To maximise value in any negotiation, it is critical to understand the interests of your negotiation counterpart. While a negotiation party may have a variety of interests, some will be more important to them than others. MESOs are a tool that can help us understand the relative importance of different interests to our negotiation counterpart.
MESO is an acronym that stands for Multiple Equivalent Simultaneous Offers. The idea is that by presenting multiple options to the other side, their response will provide more information about how they prioritise their interests.
By presenting the other party with a variety of options, we can use their responses to determine their priorities. The key to using MESOs is that the various options we present should all be of equal value to us.
How to Make MESOs
Assume you're selling dresses to a large retailer and want to create a MESO to put on the table.
Step 1: Establish our priorities.
To begin, we must determine our own priorities. Considerations may include price, timing of the payment, marketing and promotion support and future sales. These may change for different types of deals.
Step 2: Develop a scoring system.
You can create a scoring system to measure the value of different combinations of options by assigning weights to each of the priorities. Perhaps you are a new business and you are willing to lower the price for a commitment to take product for you next season.
Step 3: Create comparable offers
Create at least two offers based on your scoring system that are of equal value to you but would meet the other party's interests differently. You could create a few different pairs of offers to test a variety of potential interests.
Step 4: Present each offer separately.
Rather than presenting all of the options at once, you should present two offers at a time. If possible, each offer should have only one key difference so that the response to the offer will give you a clear indication of the other party's interest.
Each choice between pairs of offers, like an optometrist checking your eyes, will give you clarity on what is important to the other party.
Imagine you're selling dresses to a large retailer. The retailer has asked for 1,000 units from across your range and the breakdown of the order is all agreed. Price and payment terms are left to be determined.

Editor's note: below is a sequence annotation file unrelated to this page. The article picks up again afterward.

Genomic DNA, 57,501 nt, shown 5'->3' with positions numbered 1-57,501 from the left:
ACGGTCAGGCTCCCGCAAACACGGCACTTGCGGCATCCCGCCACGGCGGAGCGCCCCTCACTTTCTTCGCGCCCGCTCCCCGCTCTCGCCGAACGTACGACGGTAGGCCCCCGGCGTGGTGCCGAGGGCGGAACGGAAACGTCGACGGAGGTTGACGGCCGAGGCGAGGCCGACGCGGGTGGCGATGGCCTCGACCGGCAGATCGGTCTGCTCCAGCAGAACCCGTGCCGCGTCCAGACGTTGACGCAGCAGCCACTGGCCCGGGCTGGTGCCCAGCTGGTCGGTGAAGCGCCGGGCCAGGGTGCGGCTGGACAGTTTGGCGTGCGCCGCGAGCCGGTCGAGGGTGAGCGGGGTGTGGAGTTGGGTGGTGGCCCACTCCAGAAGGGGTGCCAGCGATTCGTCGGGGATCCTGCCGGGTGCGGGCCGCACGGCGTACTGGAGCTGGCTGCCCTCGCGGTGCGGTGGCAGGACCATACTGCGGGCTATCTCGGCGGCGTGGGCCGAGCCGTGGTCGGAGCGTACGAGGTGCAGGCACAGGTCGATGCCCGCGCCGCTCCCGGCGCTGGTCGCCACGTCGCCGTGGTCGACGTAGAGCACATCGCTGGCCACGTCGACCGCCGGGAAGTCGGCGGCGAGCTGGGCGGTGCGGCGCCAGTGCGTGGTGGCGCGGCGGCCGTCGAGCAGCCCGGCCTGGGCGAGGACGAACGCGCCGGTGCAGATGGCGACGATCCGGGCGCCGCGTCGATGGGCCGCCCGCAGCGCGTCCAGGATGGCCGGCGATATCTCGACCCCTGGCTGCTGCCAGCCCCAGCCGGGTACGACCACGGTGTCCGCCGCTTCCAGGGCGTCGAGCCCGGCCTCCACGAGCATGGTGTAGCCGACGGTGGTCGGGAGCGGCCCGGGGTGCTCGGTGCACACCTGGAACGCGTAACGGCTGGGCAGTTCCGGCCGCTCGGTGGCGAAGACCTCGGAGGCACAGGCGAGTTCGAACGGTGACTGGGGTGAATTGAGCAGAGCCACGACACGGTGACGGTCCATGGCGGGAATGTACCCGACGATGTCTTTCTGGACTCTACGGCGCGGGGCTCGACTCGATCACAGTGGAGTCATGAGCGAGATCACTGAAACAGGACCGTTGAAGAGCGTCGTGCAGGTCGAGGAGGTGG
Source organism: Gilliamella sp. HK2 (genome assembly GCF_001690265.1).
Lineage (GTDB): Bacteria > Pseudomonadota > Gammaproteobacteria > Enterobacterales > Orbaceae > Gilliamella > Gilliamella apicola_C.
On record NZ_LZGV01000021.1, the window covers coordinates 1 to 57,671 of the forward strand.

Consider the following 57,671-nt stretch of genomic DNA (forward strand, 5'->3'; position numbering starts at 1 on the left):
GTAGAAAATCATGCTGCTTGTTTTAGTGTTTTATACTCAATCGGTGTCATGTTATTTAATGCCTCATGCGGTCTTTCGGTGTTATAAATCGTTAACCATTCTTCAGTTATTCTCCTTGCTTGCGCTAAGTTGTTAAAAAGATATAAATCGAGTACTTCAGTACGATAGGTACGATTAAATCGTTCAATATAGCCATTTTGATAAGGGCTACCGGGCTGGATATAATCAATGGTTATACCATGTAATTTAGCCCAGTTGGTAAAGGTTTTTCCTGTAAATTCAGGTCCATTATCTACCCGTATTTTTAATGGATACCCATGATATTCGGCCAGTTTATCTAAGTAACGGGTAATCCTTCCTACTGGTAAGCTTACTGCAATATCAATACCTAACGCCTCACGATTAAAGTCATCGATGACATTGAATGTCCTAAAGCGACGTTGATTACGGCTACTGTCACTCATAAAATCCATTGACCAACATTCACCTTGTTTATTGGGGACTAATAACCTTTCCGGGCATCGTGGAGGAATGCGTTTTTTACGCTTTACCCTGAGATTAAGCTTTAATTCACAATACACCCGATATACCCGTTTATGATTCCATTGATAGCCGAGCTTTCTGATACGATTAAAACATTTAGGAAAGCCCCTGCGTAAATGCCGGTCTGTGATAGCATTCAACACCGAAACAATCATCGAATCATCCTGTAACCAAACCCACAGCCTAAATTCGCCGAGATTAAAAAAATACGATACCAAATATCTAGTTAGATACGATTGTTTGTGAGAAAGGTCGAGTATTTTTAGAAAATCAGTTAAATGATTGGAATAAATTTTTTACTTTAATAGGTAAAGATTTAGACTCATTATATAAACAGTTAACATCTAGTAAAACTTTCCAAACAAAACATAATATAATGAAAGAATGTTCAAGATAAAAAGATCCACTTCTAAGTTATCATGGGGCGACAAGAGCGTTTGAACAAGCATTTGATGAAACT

As a new brand, brand awareness is a key issue for you. While this is a big deal for you, it also has the potential to open other sales avenues. As well as price and timing, you also care about promotion and future orders. Instead of making a single offer to a potential customer, you could make several offers that all provide the same amount of value. The first options, for example, could be:
Full list price in 30 days with no commitment to marketing.
Full list price in 90 days with guaranteed number of promotion posts by the retailer in their social media posts and/or a feature in their customer email campaigns.
Rather than asking the retailer to agree to one of these, you want to ask which is more appealing to them. This will give an indication of where their interests lie. Is timing or promotion contribution more valuable to them.
You might then offer two further options:
Full list price with no commitment to further orders
10% discount with a guaranteed minimum order quantity for the next season.
Once again, you are not looking for a commitment, just an indication of which is more appealing - price or flexibility. The discussion around this will help you to learn how the retailer sees value and will help you assess where trade offs may be made.
It is important to leave some room for negotiation when using MESOs rather than putting your best offer on the table. At this point, you're looking for information rather than a firm commitment. MESOs can also complicate a negotiation, so don't put more than three options on the table at once.
If you'd like to learn more about using MESOs to improve your business outcomes, please contact us to set up a meeting.